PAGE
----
Soilwork – October 15, 2016 – Stanhope House – Stanhope, NJTuesday, 18th October 2016
Having headed to the Stanhope House during the summer for a much lower profile show, it was quite the surprise to see that the Fury Tour, comprised of Soilwork, Unearth, Wovenwar, Battlecross, and Darkness Divided, would be making a stop at the excellent, albeit small, venue. However, it had the plus going in of being a very intimate show – which proved quite advantageous.
Having missed the local talent (which started at 2 PM), the first of the bands to hit the stage was Texas’ Darkness Divided. Their sound was that of the tried and true metalcore variety (complete with positive Christian leanings), but the band was effective enough on stage in regards to getting the growing crowd actively involved in the proceedings. Not too reliant upon breakdowns and a few solid solos gave a positive spin to their short set.
Having missed Battlecross on more than a few occasions to date, it was a thrill to finally catch them in the live setting. High-octane thrash at its finest, and with vocalist Gumby currently off the road temporarily, Wretched’s Adam Cody stepped up to effectively fill in and maintained the band’s notable live presence. The band thrashed through an all-too-short set, which included “Flesh & Bone” and “Push, Pull, Destroy,” as guitars Hiran Deraniyagala and Tony Asta (who was celebrating his birthday) fired off frantic riffs and dizzying solos. The crowd really started moving at this point, as it’s not hard to get behind the intense yet fun Battlecross performance.
Admittedly, the DR staff aren’t huge fans of the hard rock/metal act Wovenwar, which was born from the ashes of As I Lay Dying. So it seemed a good a time as any to take a break from the action, though much of the crowd was quite into the act as they pulled forth cuts from their debut and upcoming sophomore effort (“Censorship”). Vocalist Shane Blay did rally the crowd and maintained the energy from the earlier acts, despite this writer’s feeling that most of the material was a bit generic in tone.
It’s been at least 10 years since witnessing Unearth in the live setting, so the nostalgia factor was running high when the band hit the stage. Aiding in this was the band playing some choice cuts of their older material (“Endless,” “Zombie Autopilot,” “This Lying World,” “The Great Dividers”). Unearth has certainly lost no energy over the years, with the guitar duo Ken Susi and Buz McGrath injected tight riffs and monster breakdowns while vocalist Trevor Phipps commanded the stage. The band’s newer songs were just as strong as their old stuff, with “The Swarm” and “Never Cease” being notable highlights. From the moment Unearth took to the stage, they fired up the night’s biggest pit activity (no surprise there) with crowd movement occurring throughout. A clear sign that Unearth, unlike a number of other metalcore acts, still has a strong following and are one of the genre’s rightful leaders.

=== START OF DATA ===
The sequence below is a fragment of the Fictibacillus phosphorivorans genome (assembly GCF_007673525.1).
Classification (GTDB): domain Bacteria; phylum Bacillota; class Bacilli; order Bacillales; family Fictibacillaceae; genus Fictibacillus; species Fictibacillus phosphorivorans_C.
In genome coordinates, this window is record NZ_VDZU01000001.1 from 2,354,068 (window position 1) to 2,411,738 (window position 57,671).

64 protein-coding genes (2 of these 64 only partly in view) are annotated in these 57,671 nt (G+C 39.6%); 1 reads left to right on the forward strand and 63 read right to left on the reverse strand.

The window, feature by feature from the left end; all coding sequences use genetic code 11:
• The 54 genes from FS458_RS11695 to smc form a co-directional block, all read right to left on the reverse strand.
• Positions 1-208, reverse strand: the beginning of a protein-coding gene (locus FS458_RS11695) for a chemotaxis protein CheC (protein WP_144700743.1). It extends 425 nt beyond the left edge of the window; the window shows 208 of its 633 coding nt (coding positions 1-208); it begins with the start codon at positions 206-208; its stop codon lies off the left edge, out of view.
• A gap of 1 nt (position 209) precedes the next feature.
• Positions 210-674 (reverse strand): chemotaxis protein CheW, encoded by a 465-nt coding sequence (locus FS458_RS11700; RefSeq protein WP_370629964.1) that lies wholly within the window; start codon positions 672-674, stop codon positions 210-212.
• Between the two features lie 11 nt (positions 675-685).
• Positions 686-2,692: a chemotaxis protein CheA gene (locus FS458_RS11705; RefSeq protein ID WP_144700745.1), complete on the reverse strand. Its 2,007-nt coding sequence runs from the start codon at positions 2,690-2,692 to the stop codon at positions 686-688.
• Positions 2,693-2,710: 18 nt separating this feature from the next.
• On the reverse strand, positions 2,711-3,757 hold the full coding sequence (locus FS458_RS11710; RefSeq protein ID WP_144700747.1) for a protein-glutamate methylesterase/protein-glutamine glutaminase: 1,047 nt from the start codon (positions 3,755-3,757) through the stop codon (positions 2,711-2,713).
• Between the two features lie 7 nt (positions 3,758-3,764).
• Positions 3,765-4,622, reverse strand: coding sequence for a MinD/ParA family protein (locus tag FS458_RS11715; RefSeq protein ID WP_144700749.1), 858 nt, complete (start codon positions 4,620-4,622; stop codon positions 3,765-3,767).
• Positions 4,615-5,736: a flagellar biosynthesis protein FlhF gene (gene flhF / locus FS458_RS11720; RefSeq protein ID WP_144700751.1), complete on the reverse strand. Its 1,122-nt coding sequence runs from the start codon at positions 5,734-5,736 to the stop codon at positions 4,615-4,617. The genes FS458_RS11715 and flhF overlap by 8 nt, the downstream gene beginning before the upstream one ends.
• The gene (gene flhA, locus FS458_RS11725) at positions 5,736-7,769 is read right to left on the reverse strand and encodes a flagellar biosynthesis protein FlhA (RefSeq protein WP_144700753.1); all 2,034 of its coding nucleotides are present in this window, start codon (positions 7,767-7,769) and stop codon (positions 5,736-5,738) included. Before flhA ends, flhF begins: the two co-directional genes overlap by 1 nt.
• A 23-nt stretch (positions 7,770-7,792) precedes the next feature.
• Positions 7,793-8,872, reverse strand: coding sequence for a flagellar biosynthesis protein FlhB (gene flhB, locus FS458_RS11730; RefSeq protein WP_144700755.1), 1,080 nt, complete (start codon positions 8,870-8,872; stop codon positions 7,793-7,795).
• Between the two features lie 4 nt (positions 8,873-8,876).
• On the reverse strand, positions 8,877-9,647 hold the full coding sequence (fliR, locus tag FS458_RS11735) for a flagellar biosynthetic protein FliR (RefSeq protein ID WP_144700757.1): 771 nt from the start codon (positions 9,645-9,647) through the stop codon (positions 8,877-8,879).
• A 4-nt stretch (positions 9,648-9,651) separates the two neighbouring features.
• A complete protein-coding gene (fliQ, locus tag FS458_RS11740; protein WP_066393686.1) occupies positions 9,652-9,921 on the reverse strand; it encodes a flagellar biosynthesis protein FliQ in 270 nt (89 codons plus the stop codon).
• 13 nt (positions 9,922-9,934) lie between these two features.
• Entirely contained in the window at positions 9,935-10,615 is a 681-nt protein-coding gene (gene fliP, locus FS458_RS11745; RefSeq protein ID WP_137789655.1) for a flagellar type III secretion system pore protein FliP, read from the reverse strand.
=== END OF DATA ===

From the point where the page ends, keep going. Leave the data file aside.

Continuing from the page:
The tenth time seeing Soilwork in the live arena, this one was undoubtedly the most intimate due to the nature of the venue. No barrier, no space separating the band from the crowd – just a whole lot of Soilwork. The first headlining tour that the band had done since releasing The Ride Majestic, it was nice to see them having the necessary set space to give some better coverage to their venerable amount of material (having seen them twice earlier this year supporting Fear Factory). Mostly sticking to what seems to work for them in the live setting, “The Ride Majestic,” “Death in General,” and “Whirl of Pain” provided some fresh cuts, along with “Helsinki” from the recent Death Resonance compilation album. Tossing “Two Lives Worth of Reckoning” and “Rise Above the Sentiment” in the set also gave a nice flow to some more usual cuts like “Follow the Hollow,” “Rejection Role,” “Stabbing the Drama,” “Overload,” and the thrashy combo of “The Chainheart Machine” and “Bastard Chain.”
There’s a reason that I’ve watched Soilwork so many times though, and that’s their energy on stage. Over the past few years especially, they’ve gotten better and better on stage, and while vocalist Bjorn Strid has a dominating stage presence, Sylvain Coudret is just fun to watch as his facial expressions and antics really elevate the songs with his energy. Guest guitarist Ronny Gutierrez, who also filled for the band’s recent stint with Fear Factory, was another welcome addition and plays off of Coudret quite well. On the drumkit, Bastian Thusgaard (The Arcane Order) has been taking over duties since Dirk Verbeuren joined Megadeth. If this evening’s performance is any indicator, fans should have no worries should he become the official drummer, as he did more than an adequate performance start to finish. The Stanhope House’s smaller setting provided an excellent opportunity to feed off the band’s energy even more than usual, and showed that Soilwork has no signs of slowing down.